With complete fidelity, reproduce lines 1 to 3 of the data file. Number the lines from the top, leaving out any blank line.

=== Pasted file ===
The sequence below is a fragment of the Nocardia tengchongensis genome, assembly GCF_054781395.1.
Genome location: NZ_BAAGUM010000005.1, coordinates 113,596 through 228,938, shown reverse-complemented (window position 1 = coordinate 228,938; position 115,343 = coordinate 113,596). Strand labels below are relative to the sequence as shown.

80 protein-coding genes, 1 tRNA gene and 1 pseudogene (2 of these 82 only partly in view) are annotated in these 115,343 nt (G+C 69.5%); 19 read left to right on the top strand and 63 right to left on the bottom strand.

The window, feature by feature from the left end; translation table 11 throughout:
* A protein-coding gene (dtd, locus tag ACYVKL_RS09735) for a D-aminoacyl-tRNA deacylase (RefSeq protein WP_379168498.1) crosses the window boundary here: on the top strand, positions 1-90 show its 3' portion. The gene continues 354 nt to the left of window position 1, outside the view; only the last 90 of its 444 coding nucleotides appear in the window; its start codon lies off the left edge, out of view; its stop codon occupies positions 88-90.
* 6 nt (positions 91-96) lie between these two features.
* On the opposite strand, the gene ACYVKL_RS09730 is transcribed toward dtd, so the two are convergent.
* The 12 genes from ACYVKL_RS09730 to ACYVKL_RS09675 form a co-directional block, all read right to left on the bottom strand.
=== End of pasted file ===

The sequence below is a fragment of the Nocardia tengchongensis genome, assembly GCF_054781395.1.
Genome location: NZ_BAAGUM010000005.1, coordinates 113,596 through 228,938, shown reverse-complemented (window position 1 = coordinate 228,938; position 115,343 = coordinate 113,596). Strand labels below are relative to the sequence as shown.

80 protein-coding genes, 1 tRNA gene and 1 pseudogene (2 of these 82 only partly in view) are annotated in these 115,343 nt (G+C 69.5%); 19 read left to right on the top strand and 63 right to left on the bottom strand.